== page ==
Overview of Financial Modeling Careers
Excel modeling skills are becoming increasingly popular for financial analysts looking to advance their careers and move up the ladder. Companies are increasingly looking for professionals who can take raw data, organize it, make assumptions, forecast, analyze, and generate recommendations and insights. While this type of analysis has traditionally been associated with investment banking careers, it is becoming increasingly widespread and should be considered a baseline skillset for more finance jobs. This guide will review a list of the top 10 financial modeling careers in the industry.
List of Top 10 Financial Modeling Careers:
#1 Investment banking
Investment banking is typically thought of as the original financial modeling career. Investment bankers routinely build Excel models to value companies for mergers and acquisitions (M&A), capital raising (debt, equity, Initial Public Offerings, follow-on offerings, etc), and advisory mandates. Their clients include large public companies, private equity firms, private corporations, institutions, and governments around the world. As an investment banking Analyst or Associate, you’ll be spending most of your time in Excel building complex models.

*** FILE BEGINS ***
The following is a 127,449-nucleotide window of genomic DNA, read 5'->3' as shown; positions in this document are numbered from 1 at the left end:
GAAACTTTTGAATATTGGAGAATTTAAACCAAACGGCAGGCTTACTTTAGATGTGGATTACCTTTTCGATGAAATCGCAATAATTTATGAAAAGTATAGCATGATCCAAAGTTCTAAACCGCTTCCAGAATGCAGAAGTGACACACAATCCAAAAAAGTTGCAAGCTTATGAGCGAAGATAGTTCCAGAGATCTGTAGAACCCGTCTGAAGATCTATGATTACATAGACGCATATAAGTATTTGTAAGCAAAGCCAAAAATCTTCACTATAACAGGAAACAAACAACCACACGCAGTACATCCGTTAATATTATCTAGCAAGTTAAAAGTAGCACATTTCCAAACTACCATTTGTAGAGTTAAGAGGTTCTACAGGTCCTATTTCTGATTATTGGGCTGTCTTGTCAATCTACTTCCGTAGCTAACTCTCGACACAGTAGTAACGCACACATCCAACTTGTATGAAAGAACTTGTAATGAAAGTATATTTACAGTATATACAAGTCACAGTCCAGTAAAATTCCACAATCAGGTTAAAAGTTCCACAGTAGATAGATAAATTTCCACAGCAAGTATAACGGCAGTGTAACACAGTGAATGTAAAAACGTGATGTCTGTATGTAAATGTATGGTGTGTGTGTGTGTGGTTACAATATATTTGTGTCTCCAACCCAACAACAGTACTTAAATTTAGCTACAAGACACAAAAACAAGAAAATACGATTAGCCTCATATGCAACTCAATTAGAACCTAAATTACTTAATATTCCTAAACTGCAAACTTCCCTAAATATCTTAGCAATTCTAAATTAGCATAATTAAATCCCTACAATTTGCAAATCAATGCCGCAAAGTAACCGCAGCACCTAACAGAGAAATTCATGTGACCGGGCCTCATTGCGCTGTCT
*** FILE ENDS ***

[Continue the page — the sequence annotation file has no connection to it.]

#2 Equity research
Equity research analysts and associates spend plenty of time in Excel. They are often busying building financial models, performing company analysis, and research an industry. All of this work comes together in the form of a report that’s sent to clients of the bank who use it to decide if they should invest in a public security or not. Because professionals in equity research spend so much time analyzing companies, they naturally spend a lot of time in Excel creating models. This is another career path that really requires too Excel skills.
#3 Financial planning and analysis (FP&A)
Essentially all large operating companies have a department called financial planning and analysis (FP&A). The group is responsible for forecasting the company’s performance, comparing it to actual results, and monitoring the cash flow of the business. Analysts, Managers, and Directors in FP&A departments have to perform complex financial modeling and analysis to ensure the company is well funded and can plan for the future. Additionally, they place a high importance on evaluating and assessing performance.